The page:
Marijuana News

Olympic athlete suspended for marijuana violation

Olympic athlete suspended for marijuana violation


American Olympic athlete Sha’Carri Richardson will be missing the Olympic 100 after all, after testing positive for marijuana use late last week. During her trial run, she achieved victory after completing the event in just 10.86 seconds. Her results, however, have been erased due to her most recent drug screening. Her victory was replaced by fourth-place victor Jenna Prandini, who is expected to take Richardson’s spot in the 100 later this summer. 

The 21-year-old Olympic sprinter accepted a 30-day suspension that is scheduled to end July 27, allowing her to compete in the women’s relays. Her three month ban was reduced to just one month after Richardson’s participation in a counseling program. She explained that her recent marijuana use spawned from her mother’s sudden death. Like many, the championship athlete used marijuana to cope with her emotional pain. 

The Olympics recently relaxed the threshold of what constitutes a positive screening for marijuana from 15 nanograms per millimeter to 150 nanograms per milliliter. This was done to assure that the screens are only detecting in-competition use. The committee was not interested in sanctioning athletes for marijuana use days or weeks prior to the national games.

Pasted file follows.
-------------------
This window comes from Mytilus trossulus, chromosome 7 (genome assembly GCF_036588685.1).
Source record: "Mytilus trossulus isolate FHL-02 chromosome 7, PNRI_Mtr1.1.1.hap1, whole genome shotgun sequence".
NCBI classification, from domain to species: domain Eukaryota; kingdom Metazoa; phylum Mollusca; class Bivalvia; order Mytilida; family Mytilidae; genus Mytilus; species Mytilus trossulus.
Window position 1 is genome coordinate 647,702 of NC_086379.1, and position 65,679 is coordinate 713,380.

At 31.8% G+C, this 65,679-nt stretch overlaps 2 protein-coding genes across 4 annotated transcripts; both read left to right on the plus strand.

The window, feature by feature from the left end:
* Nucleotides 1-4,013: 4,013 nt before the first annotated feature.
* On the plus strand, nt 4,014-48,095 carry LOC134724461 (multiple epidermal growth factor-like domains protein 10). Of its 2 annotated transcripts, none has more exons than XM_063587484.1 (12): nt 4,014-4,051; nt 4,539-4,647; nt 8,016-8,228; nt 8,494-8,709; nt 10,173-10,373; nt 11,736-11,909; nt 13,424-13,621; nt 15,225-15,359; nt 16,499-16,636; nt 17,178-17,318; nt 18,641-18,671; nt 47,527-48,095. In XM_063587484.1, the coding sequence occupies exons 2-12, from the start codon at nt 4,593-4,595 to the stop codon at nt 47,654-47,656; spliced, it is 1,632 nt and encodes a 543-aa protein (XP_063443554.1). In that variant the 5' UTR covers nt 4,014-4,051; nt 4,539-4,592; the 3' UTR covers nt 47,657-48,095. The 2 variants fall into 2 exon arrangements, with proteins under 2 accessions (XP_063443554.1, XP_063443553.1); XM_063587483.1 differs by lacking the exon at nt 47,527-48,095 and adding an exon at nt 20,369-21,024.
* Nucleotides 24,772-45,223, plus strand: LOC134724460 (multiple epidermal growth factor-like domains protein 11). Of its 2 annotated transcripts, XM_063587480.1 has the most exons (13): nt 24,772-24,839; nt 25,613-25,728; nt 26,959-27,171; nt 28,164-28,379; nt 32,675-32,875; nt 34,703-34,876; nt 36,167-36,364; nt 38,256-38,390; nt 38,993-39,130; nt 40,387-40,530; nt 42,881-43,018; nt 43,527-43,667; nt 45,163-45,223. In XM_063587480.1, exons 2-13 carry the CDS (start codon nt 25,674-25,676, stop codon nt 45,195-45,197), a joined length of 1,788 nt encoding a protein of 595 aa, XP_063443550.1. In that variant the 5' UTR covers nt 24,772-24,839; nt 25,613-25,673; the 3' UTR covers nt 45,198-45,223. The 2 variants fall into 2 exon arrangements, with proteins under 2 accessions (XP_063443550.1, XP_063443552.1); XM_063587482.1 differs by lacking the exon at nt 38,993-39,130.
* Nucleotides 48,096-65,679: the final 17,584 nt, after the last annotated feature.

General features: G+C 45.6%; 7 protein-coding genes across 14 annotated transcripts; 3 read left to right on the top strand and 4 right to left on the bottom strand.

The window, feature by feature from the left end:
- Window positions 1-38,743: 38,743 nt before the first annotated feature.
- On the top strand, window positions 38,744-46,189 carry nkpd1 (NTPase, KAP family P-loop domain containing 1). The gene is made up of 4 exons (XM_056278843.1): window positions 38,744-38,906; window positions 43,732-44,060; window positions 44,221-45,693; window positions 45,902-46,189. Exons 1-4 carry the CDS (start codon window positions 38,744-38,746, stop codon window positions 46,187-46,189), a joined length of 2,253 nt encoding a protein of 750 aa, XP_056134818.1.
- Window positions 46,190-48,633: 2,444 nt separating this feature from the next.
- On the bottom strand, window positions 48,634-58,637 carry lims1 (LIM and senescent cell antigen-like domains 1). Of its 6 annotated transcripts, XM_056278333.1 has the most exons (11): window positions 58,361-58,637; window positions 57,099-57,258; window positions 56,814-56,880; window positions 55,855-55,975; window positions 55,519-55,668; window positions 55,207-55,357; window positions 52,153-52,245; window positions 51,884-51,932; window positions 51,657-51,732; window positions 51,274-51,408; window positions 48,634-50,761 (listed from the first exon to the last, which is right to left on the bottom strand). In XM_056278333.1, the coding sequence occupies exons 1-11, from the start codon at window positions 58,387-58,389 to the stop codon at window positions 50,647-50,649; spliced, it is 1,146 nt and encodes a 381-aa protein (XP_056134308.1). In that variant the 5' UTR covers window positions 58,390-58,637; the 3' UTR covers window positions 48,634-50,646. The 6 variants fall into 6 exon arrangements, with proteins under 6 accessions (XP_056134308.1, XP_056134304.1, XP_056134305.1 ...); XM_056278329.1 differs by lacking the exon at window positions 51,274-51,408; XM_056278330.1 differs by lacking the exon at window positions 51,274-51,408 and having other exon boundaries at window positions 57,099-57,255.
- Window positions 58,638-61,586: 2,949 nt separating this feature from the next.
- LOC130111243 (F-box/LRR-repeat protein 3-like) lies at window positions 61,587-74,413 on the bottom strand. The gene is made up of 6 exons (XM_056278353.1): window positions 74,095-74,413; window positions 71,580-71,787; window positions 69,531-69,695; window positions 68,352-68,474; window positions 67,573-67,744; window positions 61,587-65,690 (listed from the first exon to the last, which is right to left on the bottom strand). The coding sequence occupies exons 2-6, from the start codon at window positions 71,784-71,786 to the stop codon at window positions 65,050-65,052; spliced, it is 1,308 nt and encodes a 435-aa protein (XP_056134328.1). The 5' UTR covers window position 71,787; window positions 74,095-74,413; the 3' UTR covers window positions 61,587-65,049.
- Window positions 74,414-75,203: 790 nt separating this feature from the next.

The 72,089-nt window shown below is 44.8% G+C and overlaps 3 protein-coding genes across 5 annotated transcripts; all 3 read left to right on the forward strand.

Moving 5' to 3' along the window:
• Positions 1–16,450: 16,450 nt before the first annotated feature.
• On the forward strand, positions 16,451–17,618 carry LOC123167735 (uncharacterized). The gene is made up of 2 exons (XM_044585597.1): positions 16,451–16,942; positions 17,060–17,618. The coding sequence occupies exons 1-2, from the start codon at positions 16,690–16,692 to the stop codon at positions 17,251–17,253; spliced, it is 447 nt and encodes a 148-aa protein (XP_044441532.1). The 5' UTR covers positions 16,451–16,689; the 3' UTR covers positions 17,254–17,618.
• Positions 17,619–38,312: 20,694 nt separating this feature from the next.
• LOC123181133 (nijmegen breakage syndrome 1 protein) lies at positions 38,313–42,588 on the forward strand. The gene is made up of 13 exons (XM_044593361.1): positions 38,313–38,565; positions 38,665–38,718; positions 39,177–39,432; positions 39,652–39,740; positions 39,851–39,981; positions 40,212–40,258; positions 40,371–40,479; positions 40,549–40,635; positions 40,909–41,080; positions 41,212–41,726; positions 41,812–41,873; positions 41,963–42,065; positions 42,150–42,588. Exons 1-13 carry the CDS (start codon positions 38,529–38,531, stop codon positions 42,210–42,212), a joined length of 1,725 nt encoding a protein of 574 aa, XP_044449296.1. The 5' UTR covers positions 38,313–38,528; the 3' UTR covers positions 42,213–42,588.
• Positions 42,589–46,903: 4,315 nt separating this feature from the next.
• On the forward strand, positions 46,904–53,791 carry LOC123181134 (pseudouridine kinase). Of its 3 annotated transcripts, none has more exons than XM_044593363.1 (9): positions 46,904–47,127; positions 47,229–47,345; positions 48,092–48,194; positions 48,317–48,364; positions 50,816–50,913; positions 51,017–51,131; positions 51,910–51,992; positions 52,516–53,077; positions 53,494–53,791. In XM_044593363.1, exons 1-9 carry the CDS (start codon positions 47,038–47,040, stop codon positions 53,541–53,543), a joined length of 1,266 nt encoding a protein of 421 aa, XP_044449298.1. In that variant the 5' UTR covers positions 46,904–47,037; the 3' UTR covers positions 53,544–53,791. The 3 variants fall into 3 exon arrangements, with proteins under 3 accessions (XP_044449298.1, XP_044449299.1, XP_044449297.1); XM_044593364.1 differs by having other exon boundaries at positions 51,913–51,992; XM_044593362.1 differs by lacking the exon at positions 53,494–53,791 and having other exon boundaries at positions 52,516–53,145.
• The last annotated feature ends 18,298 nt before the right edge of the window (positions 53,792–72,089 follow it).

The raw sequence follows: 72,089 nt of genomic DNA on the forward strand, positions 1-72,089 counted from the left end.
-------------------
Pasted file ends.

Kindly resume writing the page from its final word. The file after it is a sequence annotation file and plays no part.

While national debate has surrounded the question of whether marijuana is a performance enhancing drug, the US Anti-Doping Agency clarifies that the only naturally occurring cannabinoids that are not prohibited from in-competition is cannabidiol (CBD). Aside from CBD, all synthetic and naturally occurring cannabinoids are prohibited for in-competition use. 

Richardson defended her actions in a tweet saying “I am human,” and now she will not be representing the United States in the Olympic 100 due to human error. While marijuana may not be seen as a performance enhancement substance, Richardson did agree to the Olympic prohibition prior to participating in the relay. Marijuana remains a schedule I substance at the federal level, despite its health benefits. Do you think Richardson should have been suspended for her marijuana use?

We wonder if she smoked Indica, Sativa or a Hybrid marijuana strain.


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